The cash-strapped Haldia Petrochemicals Ltd. (HPL) is trying to avert a shutdown till the completion of the ongoing divestment process, which is likely to spill over to early 2014. However, with each passing day, this is becoming a tough job.

The joint venture company’s losses in the first-half of the current fiscal are estimated at Rs.400 crore. The figures are yet to be audited and may rise, sources say. HPL has been in the red since 2008-09 with an accumulated loss of nearly Rs.2,000 crore till March 31, 2013.

It is set to make a mandatory reference to the Board for Industrial and Financial Reconstruction (BIFR) as a potentially sick company after having eroded 50 per cent of its net worth. “This has already happened, but the reference is yet to be made as it requires board approval,” a source said.

Starved of cash, the company is operating at 50 per cent capacity utilisation. Sources said that it was inefficient to operate petrochemical units like HPL at a low throughput due to high-energy consumption at lower loads. HPL’s capacity is 6.27 lakh tonnes per annum.

Total debt

“The petrochemical market is tepid now, but HPL could have sold more with higher production.” Sources said HPL’s total debt had crossed Rs.4,000 crore, and its lenders were unwilling to increase their exposure till the promoters infused fresh equity.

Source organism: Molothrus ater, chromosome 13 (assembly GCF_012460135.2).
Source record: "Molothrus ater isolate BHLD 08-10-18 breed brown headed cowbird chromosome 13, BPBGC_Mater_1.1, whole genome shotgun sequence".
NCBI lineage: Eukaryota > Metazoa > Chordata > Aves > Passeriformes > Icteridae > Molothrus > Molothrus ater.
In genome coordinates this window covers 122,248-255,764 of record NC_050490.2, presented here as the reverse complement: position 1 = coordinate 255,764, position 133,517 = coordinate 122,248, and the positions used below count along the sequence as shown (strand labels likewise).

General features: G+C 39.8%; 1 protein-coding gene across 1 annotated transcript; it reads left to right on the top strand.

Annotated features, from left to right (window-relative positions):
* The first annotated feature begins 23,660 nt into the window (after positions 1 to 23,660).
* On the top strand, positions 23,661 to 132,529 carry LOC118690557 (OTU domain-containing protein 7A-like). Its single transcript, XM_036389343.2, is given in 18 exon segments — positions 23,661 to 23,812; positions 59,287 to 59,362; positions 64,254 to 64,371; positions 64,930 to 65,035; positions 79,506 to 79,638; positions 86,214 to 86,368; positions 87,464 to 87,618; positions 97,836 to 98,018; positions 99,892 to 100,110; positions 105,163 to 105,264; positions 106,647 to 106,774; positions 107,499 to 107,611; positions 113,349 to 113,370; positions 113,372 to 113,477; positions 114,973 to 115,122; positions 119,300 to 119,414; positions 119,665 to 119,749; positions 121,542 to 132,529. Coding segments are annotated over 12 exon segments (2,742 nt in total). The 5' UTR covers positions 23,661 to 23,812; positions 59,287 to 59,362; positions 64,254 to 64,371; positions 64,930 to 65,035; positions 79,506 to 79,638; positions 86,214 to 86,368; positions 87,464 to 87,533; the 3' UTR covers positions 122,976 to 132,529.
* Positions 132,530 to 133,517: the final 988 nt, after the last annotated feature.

“In June 2012, the government had assured lenders as well as the credit-rating agency that it will induct a new strategic partner or an investor in six months or at least it will initiate action in that direction,” sources said.

While things have indeed moved, though belatedly, it may take another six months before they take a final shape, either by way of IOC gaining control or existing promoter

The Chatterjee Group doing so by matching the offer.

HPL now takes its naphtha feedstock from Indian Oil Corporation, which is in a bid to acquire the 39.9 per cent equity stake in HPL which the government is trying to divest.

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